A few days ago, Street Journal reported on the substandard services in Nigeria’s aviation sector which have forced numerous travellers to complain about several airlines. At times flights are delayed for hours and on several occasions, passengers’ have had to cope with another stress as their luggage are sometimes forgotten at the point of departure by airlines. And to cap up the insult, neither apologies nor explanations are offered by the airlines for such developments.
Though the Nigerian aviation authorities have not released full reports of the three air disasters that occurred between 2005 and 2006, Street Journal got a copy of the reports on the crashes which were obtained by the American agency, AP. The revelations in the reports were damning and they went a long way to expose the rot within Nigeria’s aviation sector.
For instance, the report made it clear that before Lambert Imasuen, the pilot of the Bellview plane that crashed in 2005 was engaged by the aviation company, he had not flown any aircraft for 14 years. He worked at a popular dairy company in Ibadan and he only got to Bellview after he quit the dairy company. It was also discovered that during the 14-year break from flying, Imasuen was shot in the head by armed robbers, yet he was allowed to work as a pilot.
It was also discovered that safety regulations in aviation circles are rather loose.
The American Federal Aviation Administration requested the documents about the crashes through a Freedom of Information Act.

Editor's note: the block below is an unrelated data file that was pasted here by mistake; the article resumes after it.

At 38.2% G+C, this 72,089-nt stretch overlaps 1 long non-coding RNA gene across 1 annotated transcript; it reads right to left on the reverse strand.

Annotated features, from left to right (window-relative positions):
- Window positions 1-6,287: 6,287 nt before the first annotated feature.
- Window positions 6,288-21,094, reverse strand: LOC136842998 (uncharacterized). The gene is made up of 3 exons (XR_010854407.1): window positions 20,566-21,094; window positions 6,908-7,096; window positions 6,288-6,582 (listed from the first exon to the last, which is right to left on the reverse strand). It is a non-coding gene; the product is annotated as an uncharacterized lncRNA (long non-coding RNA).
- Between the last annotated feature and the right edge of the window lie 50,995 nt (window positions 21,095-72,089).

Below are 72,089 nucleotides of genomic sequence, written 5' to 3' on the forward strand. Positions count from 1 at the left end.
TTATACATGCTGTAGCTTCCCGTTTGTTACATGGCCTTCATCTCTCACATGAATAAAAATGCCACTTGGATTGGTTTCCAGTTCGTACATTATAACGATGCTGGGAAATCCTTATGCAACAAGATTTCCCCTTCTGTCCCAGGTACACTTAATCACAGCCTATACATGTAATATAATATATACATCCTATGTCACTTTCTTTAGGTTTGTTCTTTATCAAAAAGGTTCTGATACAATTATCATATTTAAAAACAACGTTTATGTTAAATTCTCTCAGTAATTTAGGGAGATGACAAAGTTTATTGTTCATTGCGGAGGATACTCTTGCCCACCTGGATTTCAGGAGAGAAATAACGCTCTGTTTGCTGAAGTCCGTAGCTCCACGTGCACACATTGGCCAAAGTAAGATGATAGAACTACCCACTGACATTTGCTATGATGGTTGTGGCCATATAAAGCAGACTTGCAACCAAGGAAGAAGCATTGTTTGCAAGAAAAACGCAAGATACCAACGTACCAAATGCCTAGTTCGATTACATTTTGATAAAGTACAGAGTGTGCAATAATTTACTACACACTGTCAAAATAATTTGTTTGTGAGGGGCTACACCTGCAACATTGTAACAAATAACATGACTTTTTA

A report on the Oct. 22, 2005 crash of a Bellview Airlines flight that killed 177 people showed that the plane nose-dived into the ground at high speed. Investigators reportedly found only human remains that were “nothing bigger than toes and fingers,” the report read.
The summary of the report also stated that the plane’s captain, a 49-year-old former pilot, had been hired by Bellview after he had been working at a dairy for about 14 years. The pilot also had been “shot in the head during a robbery attempt” while he worked at the dairy. Surprisingly, “medical records do not contain any medical or hospitalization history of the event”. Though it was also stated in the report that follow up investigations would be carried out on the issue, there was no evidence that it was done.
At the Bellview crash site, deep in rural Nigeria, villagers looted the few pieces of what remained from the plane, likely including its “black box” recorders, according to an investigation summary.
The Dec. 10, 2005 crash of a Sosoliso Airlines flight full of schoolchildren from Abuja to Port Harcourt, which killed 107 people, appears to have involved both pilot error and weather.
The pilot was “reportedly racing a thunderstorm” nearing the airport, an FAA memo reads. The inclement weather also forced the pilot to make an instrument landing — meaning that visibility had been reduced to the point the pilot needed to rely on instruments to make his landing, the report read.
The plane crash landed on the grass alongside the runway, broke apart and caught fire.
The third major crash — an Oct. 29, 2006 ADC flight from Abuja to Sokoto — killed 96 people, including the top spiritual leader for the nation’s Muslims. The plane crashed 76 seconds after going airborne.
It was stated in the report that just before the crash, alarms began sounding in the cockpit and the pilots’ incorrect actions stalled the plane.
Though Nigerian aviation officials have claimed that air travel is much safer in the country, Nigerians in some places are still sceptical. Travellers alighted from an aircraft at the Ibadan airport sometime ago fanning themselves with almost everything they could lay their hands on; the air conditioning unit in the aircraft malfunctioned mid-air.
There have also been reports that the communication equipment on most aircrafts flying the local routes sometimes fail with weather situations.
The issue of graft too cannot be ruled out especially with the kinds of irregularities and substandard services that are allowed to pass.